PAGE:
I was at a play group this week with a group of woman from my ward. I'm assuming pretty much the only people who read this blog are my family, but if by chance someone has stumbled upon it who doesn't know me, I'm a Mormon and a ward is the congregation you meet with each Sunday. The woman were all standing around the table while the kids sacked the house (sorry Erin). We were talking about Hurricane Sandy and one of the woman said, "Did you know that the federal government has the power to delay the election, and that means it would go in favor of the other party." Mentally I knew exactly where this was going. You see, something like 59% of Mormons identify as Republican while only 14% identify as Democrat. The other 27% are split someway between these four groups. You have the true Independents like Dr. J or people who belong to other parties like the Greenparty. You have the Independents who are just sick of both parties and don't know what to do. You have the apolitical (I'm talking to you sister who didn't bother to register before the cut off...how could you not register! I mean SERIOUSLY!). Then you have people claiming to be Independent because they feel like it brings them more legitimacy in an argument but who when you talk to them it becomes pretty obvious they actually belong to one side or the other. You aren't fooling me neighbor down the street so just declare yourself already! But in this particular group I was with on Tuesday almost all of them are registered Republican and so I was completely surrounded.
The truth is I'm pretty use to it by now. I grew up in Arizona, a state that all my childhood stood solidly in the red. I've heard rumblings that by 2016 it might be a swing state, but for this year at least be assured it will still go Republican. I grew up in a religion where I've actually heard people say you can't be a Democrat and still hold a temple recommend. With a few notable exceptions my extended family is an Arizona, Mormon, Republican family. When I was a child my grandfather introduced me to Law and Order, C-Span, and Rush Limbaugh. Law and Order was the only thing that stuck. I've known the Republican Party my whole life and when I was 16 years old realized I wasn't a Republican and checked that Bill Clinton box in my Civic Class Vote. When I was twenty years old I told my grandfather I was going to vote for Al Gore. He told me I was throwing my vote away, just like he'd tossed my Nana's absentee ballot because he knew she had done the same. I told him luckily I didn't need his approval to know what was right for me. I've been a Democrat ever since and it has been easy for me. I know who I am and what I believe and I've just found the group I most closely align with. I've had a few compadres along the way. My Uncle Jim has been arguing the Democratic side since before I could understand why my uncles were arguing at family events. My Nana often voted as a Democrat before her death and I have one cousin Nyline who takes the brunt of our family displeasure when she post things on Facebook. And then there is my immediate family and with the exception of my one slightly apolitical sister we've all found ourselves leaning liberal after leaving the nest. It wasn't planned in any way but I think our shared family experiences and the fact that our mother has always encouraged us to look at all sides of an argument (even when it drove us nuts!) allowed us to really think through the issues without feeling the family pressures to conform. It also probably helped that she was an Independent all my growing up and I knew her to vote both Republican and Democrat. In fact even though I'm a Democrat I still feel the need to vote person rather than party and with policies I align with rather then those who proposed them. It just happens that my alignment is most often left. Every once in a great while I'll tune in to Sean Hannity or Fox news to see where I stand and yup, sure as rain I'm still a Democrat.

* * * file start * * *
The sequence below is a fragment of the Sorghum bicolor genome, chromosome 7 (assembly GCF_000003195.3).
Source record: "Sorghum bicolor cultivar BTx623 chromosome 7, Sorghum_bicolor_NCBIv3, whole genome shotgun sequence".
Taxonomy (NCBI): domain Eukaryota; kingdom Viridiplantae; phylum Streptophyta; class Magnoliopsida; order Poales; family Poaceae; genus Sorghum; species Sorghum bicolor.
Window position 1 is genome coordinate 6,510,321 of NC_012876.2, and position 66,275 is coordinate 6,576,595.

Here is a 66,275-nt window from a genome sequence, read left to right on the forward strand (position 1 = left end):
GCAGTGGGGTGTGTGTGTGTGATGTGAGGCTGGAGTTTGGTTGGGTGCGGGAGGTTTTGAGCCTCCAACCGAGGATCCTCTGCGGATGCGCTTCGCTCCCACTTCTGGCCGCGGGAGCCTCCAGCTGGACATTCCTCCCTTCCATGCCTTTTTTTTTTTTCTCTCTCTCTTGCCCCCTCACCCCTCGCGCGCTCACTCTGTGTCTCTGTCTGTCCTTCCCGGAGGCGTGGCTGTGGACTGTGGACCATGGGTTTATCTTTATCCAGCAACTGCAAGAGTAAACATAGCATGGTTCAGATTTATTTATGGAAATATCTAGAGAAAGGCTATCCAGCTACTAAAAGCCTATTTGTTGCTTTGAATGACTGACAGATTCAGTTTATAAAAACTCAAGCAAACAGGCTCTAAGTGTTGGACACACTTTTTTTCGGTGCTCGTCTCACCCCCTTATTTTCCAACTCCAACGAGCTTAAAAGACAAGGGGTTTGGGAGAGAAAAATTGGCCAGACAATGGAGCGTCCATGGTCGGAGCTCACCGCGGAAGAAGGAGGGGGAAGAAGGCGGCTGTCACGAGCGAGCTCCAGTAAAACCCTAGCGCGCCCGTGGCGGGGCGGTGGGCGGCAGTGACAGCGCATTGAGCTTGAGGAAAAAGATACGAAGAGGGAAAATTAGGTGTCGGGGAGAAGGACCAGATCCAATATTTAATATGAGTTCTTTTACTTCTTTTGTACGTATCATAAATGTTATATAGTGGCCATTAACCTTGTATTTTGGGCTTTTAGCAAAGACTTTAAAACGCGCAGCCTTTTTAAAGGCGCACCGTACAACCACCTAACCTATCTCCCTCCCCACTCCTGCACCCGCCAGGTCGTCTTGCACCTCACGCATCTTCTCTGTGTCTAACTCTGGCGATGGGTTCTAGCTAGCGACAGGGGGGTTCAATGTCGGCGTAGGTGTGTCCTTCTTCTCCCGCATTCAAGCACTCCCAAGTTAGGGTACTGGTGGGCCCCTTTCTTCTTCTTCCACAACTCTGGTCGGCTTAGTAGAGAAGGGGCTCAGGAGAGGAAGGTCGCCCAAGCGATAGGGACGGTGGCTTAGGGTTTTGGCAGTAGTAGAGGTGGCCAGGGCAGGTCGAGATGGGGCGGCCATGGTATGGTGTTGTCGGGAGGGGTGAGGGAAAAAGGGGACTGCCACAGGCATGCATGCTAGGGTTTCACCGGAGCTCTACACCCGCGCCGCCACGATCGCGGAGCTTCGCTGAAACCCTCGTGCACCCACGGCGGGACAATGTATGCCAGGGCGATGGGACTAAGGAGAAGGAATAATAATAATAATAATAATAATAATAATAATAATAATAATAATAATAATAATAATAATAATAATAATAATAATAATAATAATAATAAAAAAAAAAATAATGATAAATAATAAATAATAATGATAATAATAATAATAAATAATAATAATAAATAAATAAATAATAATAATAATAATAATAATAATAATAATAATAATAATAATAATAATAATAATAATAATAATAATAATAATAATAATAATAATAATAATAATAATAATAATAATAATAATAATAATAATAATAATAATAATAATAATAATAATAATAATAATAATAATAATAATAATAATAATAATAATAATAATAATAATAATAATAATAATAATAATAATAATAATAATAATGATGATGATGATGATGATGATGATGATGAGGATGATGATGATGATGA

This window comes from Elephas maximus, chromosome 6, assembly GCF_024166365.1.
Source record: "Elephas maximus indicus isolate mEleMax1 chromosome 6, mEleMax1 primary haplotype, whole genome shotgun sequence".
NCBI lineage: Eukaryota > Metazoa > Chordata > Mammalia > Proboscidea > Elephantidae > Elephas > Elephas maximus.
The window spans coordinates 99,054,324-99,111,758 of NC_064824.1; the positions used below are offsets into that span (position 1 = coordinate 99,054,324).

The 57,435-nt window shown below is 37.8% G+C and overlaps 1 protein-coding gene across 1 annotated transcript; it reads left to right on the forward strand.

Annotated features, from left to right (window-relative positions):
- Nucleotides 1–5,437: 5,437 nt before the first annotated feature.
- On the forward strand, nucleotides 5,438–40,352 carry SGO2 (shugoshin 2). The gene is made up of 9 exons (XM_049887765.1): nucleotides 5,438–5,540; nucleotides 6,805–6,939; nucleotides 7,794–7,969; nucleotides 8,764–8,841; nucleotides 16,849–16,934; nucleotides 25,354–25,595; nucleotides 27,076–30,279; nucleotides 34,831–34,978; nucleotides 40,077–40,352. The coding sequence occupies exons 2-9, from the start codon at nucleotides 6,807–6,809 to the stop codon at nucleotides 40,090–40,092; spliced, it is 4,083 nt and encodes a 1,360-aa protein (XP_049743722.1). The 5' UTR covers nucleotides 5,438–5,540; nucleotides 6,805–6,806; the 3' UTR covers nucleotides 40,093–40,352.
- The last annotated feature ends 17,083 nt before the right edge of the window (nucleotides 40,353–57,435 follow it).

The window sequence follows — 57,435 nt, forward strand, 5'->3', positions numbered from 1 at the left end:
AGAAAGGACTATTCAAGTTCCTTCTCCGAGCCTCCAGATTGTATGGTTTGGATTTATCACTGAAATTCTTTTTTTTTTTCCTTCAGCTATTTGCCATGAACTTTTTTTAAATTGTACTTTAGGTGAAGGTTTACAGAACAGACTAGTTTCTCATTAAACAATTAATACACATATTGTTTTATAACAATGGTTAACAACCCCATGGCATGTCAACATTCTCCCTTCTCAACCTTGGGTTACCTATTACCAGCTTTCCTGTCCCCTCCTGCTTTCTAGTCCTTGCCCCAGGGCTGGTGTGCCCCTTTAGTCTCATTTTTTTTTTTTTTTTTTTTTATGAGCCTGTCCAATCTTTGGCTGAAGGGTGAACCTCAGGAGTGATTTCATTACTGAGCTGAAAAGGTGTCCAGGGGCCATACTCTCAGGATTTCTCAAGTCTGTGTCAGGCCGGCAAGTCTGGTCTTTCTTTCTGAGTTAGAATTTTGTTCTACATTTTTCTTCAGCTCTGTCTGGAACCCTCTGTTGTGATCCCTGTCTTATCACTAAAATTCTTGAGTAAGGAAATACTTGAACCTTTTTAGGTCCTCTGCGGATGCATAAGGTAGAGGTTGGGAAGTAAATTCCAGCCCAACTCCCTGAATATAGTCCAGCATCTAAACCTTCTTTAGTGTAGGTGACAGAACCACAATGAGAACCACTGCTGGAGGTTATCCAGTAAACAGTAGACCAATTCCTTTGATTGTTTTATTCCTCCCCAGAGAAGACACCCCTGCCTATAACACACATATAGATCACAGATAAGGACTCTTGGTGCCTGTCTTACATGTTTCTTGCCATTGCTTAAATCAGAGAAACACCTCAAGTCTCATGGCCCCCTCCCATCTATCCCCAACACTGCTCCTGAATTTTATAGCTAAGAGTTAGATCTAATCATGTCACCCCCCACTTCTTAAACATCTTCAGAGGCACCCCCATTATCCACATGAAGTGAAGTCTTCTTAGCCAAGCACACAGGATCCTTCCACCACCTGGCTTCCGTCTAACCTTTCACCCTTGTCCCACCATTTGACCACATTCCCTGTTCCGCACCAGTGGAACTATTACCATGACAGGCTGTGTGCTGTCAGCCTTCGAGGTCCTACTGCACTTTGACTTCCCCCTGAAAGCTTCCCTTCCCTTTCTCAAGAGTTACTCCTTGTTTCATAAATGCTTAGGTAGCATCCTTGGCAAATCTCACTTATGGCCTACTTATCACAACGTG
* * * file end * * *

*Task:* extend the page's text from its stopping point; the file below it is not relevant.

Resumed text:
For the most part this election I've tried to stay out of the arguments. When most of your friends are Republican and most of them declared they were going to vote for Mitt Romney a year ago there just didn't seem to be a point in arguing all the time. Early on in the election cycle I hid anyone on Facebook who was posting a lot of political stuff. It was just to tempting to argue and the few times I did nothing was accomplished but people feeling angry about each other. I figured it would probably be better for friendships to just unhide them come January, because I do love people and I think we can be friends/family even if we don't vote for the same person. For the most part I've limited my political comments in person as well. And it works for me. Sure every once in a while I have to have a purge to my sister, or my husband, or my one local friend who I know is a Democrat, but for the most part I think I've managed to stay civil and friendly. But this was a time I just couldn't keep my mouth shut. And so when the woman said it would go in favor of the "other party", something switched on in my brain that said, "Wait that is my party. I'm voting in that party and to be honest it would be better for my friendships if I didn't have to bite my tongue while I listened to people dis on it." And so I said, "Oh, so you mean it would be in favor of my party." And to be honest folks, that pretty much ended the conversation right there.